A certain sadness permeates Olivier Alary‘s works for film, many of which are collected here for the first time. But this doesn’t mean the composer is sad; he simply knows how to score the emotion. One film is about a family losing its home to the Yangtze River; another about the last days of a radical teen; a third about a lonely boxer. Plaintive piano is combined with sullen strings to wring tears from viewer and listener alike.
The artist himself has evolved over the years, from his early days as Ensemble to a series of collaborations and remixes (most notably for Björk) to his new instrumental career. As reflected here, work with various ensembles and orchestras has allowed his aural visions to become reality, yet none of these tracks seem overwhelmed; he keeps the drama in check throughout. Even the two new tracks (alternate versions of “Pulses”) exercise a laudable restraint. Perhaps most telling is his recent remix swap with Ian William Craig, another artist on Fatcat/130701, as it seems to keep one foot in the door should he choose to pursue simultaneous paths.
With 17 tracks in just under an hour (13 on vinyl), it’s obvious that Alary is no stranger to incidental music. His challenge is to build drama in short frames. How much emotion can one capture in two minutes? In this case, quite a bit. While one wishes some of these pieces were longer, they contain enough unity in tone to flow together as a full work. Even when he turns to light drone (“Khaltoum”), the flow remains intact. At 1:16, “Arrivée” is a prime example; slight changes in the melody produce a powerful effect, and the strings rush in early because they have to. Or consider “Defeat”, which is strong enough with one’s eyes closed but even stronger with the visuals. We would have left the fireworks in the mix, but they can be enjoyed below.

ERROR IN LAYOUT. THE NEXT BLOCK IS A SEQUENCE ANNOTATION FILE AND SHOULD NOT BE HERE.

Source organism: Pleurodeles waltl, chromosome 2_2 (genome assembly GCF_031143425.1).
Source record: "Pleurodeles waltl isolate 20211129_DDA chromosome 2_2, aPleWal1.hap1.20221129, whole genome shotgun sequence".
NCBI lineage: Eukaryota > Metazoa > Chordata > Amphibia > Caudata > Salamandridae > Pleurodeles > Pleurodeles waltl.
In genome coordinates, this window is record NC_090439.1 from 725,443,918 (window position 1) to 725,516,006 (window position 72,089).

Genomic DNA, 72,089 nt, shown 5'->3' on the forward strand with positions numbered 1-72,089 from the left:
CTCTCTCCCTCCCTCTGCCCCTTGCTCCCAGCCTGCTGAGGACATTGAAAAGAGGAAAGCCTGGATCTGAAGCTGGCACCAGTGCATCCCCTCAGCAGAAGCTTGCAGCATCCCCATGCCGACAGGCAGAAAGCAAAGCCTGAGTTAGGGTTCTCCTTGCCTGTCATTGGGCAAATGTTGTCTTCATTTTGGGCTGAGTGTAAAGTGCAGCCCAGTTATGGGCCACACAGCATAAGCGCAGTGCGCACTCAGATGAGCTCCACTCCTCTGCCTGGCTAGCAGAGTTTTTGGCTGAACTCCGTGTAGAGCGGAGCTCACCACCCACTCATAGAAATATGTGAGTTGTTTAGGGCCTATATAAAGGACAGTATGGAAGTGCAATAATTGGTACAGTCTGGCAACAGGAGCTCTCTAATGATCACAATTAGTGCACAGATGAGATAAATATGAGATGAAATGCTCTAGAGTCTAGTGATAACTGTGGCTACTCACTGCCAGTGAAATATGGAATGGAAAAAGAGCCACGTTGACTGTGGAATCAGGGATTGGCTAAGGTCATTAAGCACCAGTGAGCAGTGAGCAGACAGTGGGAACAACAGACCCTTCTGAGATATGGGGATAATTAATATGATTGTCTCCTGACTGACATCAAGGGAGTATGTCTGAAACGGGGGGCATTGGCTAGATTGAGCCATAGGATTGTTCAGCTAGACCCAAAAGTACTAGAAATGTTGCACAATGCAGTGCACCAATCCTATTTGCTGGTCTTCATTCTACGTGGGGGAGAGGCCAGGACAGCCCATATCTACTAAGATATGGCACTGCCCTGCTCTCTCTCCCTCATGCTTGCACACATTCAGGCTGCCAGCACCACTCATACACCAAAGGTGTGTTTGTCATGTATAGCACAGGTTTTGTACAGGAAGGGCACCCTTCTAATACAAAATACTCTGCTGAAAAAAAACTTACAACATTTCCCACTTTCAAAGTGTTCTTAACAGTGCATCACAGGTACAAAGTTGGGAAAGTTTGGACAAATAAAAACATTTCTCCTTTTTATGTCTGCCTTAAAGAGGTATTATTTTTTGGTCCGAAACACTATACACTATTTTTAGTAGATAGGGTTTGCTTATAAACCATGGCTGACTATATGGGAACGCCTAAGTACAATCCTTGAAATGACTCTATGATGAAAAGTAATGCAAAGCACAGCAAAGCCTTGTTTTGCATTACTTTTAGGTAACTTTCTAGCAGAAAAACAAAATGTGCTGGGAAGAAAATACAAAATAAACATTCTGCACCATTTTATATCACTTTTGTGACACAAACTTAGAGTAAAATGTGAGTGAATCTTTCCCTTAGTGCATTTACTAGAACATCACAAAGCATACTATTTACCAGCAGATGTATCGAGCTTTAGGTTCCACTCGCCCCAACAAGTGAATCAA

Fatcat/13701 is clearly invested in this artist, and while Fiction/Non-Fiction has given us a taste of what he can do, an all-new album later this year will bring us a fuller indication of his mindset. Ironically, this makes his first album under his own name a “greatest hits” album, with hope for even greater hits to come. (Richard Allen)